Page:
Missionary Hacks

Two weeks ago, I learned something very important.  Something that I wish I had known a year ago.  Something that will improve our quality of life here in Japan.

I learned how to make sour cream.

This may not seem like anything of value to you, but to me…. Let’s just say that the night before we left to visit home, my eyes gleamed at the thought of sour cream 1/4 the price that I would pay here.  Which means that we don’t buy it except in special circumstances.

Anyway, one enlightening conversation and practice with an American missionary of 15 years and I was in awe.  Milk, cornstarch, lemon juice and salt and viola! And things get even creamier with if you use whipping cream instead of milk.

BUT WAIT.  It gets better. Add a few spices, particularly dill, and you have ranch dressing! OR make some french onion dip!

Guys, this is really amazing.  I attempted to make sour cream from a website I checked out last summer.  Yeah.  Didn’t work.  But this one did! Sure, the consistency was a bit off, but I’ll take what I can get!! Besides, this was the feeling of home.

Anyway, this got me thinking about missionary hacks… things we do and use on the field when our cherished or needed items are unavailable or too expensive to be reasonable.

After checking in with some missionaries on the field, here are some of hacks that we’ve ingeniously picked up!

-One family on the field learned how to their own pancake syrup, as syrup in many countries is a wee bit expensive in many countries.  The same amount that you’d buy in a Jemima bottle in the States would cost about $10 or more here. I plan on trying this out soon… we’ve just had plain pancakes or used jam on them if we had it in the house.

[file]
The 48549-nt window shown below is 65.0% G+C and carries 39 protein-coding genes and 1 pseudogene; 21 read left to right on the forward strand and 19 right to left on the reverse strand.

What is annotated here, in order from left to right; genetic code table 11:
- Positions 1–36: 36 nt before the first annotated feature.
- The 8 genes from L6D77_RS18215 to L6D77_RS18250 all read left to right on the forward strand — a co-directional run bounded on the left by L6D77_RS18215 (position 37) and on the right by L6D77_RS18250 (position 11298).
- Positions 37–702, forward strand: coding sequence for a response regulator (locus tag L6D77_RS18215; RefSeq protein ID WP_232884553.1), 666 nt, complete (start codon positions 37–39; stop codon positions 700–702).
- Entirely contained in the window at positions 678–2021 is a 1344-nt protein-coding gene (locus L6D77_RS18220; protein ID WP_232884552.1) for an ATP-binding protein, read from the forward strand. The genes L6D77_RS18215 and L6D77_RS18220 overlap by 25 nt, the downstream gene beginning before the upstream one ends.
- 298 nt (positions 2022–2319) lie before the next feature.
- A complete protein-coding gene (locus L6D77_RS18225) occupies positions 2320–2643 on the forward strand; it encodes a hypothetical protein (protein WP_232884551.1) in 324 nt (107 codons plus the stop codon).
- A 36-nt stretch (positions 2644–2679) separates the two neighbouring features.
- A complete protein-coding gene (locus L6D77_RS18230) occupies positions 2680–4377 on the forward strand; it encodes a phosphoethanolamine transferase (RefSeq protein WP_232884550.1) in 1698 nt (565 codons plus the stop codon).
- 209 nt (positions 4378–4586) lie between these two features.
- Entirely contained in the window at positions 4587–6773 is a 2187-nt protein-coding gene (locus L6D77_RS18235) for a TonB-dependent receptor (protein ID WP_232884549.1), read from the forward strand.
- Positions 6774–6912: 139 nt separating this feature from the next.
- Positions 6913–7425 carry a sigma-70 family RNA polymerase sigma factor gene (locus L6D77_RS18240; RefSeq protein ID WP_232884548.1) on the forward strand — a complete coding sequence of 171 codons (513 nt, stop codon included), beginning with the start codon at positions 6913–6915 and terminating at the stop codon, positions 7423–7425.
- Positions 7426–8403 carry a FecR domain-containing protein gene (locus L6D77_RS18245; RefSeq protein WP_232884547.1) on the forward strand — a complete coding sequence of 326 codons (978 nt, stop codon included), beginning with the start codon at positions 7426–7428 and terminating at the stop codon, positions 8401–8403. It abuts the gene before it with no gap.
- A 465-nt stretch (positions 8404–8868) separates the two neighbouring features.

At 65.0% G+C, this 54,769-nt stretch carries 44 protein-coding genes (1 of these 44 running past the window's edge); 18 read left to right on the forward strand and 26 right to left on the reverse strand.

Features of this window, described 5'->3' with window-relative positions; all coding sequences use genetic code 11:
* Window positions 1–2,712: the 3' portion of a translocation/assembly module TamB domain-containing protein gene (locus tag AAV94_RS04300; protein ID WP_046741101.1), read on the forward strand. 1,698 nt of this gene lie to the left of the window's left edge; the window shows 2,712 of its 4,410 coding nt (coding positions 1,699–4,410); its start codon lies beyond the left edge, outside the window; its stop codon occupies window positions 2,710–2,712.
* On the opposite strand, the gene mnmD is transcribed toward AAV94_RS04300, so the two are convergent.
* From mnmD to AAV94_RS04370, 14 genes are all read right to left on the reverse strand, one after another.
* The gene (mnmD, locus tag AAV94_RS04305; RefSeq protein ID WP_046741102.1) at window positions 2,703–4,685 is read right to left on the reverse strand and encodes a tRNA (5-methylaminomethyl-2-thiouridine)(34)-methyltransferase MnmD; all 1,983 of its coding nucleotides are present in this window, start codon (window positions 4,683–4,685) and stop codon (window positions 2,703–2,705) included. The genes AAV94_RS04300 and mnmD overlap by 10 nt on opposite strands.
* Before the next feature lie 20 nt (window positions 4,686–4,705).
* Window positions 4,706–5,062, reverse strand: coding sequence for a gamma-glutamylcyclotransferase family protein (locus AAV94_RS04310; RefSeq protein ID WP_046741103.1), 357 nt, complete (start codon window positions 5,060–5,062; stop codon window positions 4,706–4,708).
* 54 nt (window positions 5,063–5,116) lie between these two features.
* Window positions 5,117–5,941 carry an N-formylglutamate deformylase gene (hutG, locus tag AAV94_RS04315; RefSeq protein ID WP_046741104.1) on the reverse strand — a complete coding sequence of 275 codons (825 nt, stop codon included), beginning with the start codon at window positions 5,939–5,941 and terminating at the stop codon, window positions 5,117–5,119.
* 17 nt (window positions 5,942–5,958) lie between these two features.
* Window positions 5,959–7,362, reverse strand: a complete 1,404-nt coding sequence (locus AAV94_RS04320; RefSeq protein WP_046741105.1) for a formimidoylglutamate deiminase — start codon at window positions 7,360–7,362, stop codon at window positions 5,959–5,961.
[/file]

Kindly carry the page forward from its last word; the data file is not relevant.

-I’ve heard that if you boil milk and then add lemon juice, it will make it curdle immediately and then you get ricotta cheese.  But it’s not quite worth the expense for the amount you get (at least here).

-I’ve heard that you can make vanilla extract with a vanilla bean and vodka and a long time.  But for many serving overseas, buying a bottle of vodka for whatever reason would cost them their testimony.

-One missionary suffered from ear infections and was told by the doctor to just use vinegar to wash out the ear to restore the ph balance. Vinegar is also good for the stomach and cleaning out your system.

-I had an infection pop up over a long holiday when all the doctors offices would be closed.  I’d heard that garlic is a natural antibiotic.  So yes.  I chewed two cloves of garlic a day- I have no words for that experience- but it cleared right up.

-My wonderful senior missionary Vonda taught me to make a burn cream (when I blew my face up when lighting the water heater pilot light for the first time) out of vaseline and diaper rash cream. It works fabulously and can even be used for a bad sunburn.

-It’s a common remedy for almost anything in Mexico and Latin America to use lime and salt water– particularly for sore throats.  I also read somewhere that lime, native to those areas, are a natural remedy for many of the particularly things they suffer from.  I remember being impressed when I read the article, so take it for what it’s worth to you.

-And I heard from the parent of one MK that they made a make shift jump rope out of turkey intestines that the parent had just killed for their first Thanksgiving Dinner.

Granted, most of these things you can find on Google these days (thank God for the internet!)– so the thoughts may not seem as novel to you.  But many of the things that we can find in the grocery store with our eyes closed are unavailable in other countries. So, we learn to be clever and learn how to make our own cake flour.

So, if you have any tips and tricks for me, post a comment below.  I’m always interested in finding new solutions or doing things in a cheaper way!